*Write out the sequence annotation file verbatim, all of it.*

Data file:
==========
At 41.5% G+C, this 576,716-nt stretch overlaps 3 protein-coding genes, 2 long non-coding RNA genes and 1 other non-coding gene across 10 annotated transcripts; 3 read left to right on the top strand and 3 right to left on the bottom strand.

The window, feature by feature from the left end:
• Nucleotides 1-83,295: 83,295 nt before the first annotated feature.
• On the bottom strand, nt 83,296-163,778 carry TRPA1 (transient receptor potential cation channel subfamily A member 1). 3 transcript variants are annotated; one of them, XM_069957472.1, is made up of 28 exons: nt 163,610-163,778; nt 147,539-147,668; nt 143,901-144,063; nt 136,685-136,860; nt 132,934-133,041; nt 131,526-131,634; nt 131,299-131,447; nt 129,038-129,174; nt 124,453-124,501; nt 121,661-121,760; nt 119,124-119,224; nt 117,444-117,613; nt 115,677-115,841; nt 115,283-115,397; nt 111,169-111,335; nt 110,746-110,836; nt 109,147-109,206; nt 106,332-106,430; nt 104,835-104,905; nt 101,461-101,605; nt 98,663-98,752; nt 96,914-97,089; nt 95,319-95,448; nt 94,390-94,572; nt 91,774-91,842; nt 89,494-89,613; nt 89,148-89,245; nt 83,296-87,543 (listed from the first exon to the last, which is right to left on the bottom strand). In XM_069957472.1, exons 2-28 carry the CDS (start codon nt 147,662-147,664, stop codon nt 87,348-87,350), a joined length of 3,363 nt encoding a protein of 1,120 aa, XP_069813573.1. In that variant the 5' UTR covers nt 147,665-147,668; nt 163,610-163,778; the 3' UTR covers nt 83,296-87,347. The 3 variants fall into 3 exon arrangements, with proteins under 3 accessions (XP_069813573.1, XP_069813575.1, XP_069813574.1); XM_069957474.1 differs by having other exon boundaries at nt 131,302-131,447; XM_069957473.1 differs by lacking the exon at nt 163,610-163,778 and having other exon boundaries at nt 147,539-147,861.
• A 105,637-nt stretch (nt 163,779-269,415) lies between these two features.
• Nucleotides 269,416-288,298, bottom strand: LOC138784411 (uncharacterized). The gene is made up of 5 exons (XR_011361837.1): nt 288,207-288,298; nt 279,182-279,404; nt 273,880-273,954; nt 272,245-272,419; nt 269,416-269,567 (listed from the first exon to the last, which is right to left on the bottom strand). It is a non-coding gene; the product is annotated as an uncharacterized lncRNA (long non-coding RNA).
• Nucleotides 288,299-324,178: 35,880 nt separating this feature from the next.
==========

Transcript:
At 41.5% G+C, this 576,716-nt stretch overlaps 3 protein-coding genes, 2 long non-coding RNA genes and 1 other non-coding gene across 10 annotated transcripts; 3 read left to right on the top strand and 3 right to left on the bottom strand.

The window, feature by feature from the left end:
• Nucleotides 1-83,295: 83,295 nt before the first annotated feature.
• On the bottom strand, nt 83,296-163,778 carry TRPA1 (transient receptor potential cation channel subfamily A member 1). 3 transcript variants are annotated; one of them, XM_069957472.1, is made up of 28 exons: nt 163,610-163,778; nt 147,539-147,668; nt 143,901-144,063; nt 136,685-136,860; nt 132,934-133,041; nt 131,526-131,634; nt 131,299-131,447; nt 129,038-129,174; nt 124,453-124,501; nt 121,661-121,760; nt 119,124-119,224; nt 117,444-117,613; nt 115,677-115,841; nt 115,283-115,397; nt 111,169-111,335; nt 110,746-110,836; nt 109,147-109,206; nt 106,332-106,430; nt 104,835-104,905; nt 101,461-101,605; nt 98,663-98,752; nt 96,914-97,089; nt 95,319-95,448; nt 94,390-94,572; nt 91,774-91,842; nt 89,494-89,613; nt 89,148-89,245; nt 83,296-87,543 (listed from the first exon to the last, which is right to left on the bottom strand). In XM_069957472.1, exons 2-28 carry the CDS (start codon nt 147,662-147,664, stop codon nt 87,348-87,350), a joined length of 3,363 nt encoding a protein of 1,120 aa, XP_069813573.1. In that variant the 5' UTR covers nt 147,665-147,668; nt 163,610-163,778; the 3' UTR covers nt 83,296-87,347. The 3 variants fall into 3 exon arrangements, with proteins under 3 accessions (XP_069813573.1, XP_069813575.1, XP_069813574.1); XM_069957474.1 differs by having other exon boundaries at nt 131,302-131,447; XM_069957473.1 differs by lacking the exon at nt 163,610-163,778 and having other exon boundaries at nt 147,539-147,861.
• A 105,637-nt stretch (nt 163,779-269,415) lies between these two features.
• Nucleotides 269,416-288,298, bottom strand: LOC138784411 (uncharacterized). The gene is made up of 5 exons (XR_011361837.1): nt 288,207-288,298; nt 279,182-279,404; nt 273,880-273,954; nt 272,245-272,419; nt 269,416-269,567 (listed from the first exon to the last, which is right to left on the bottom strand). It is a non-coding gene; the product is annotated as an uncharacterized lncRNA (long non-coding RNA).
• Nucleotides 288,299-324,178: 35,880 nt separating this feature from the next.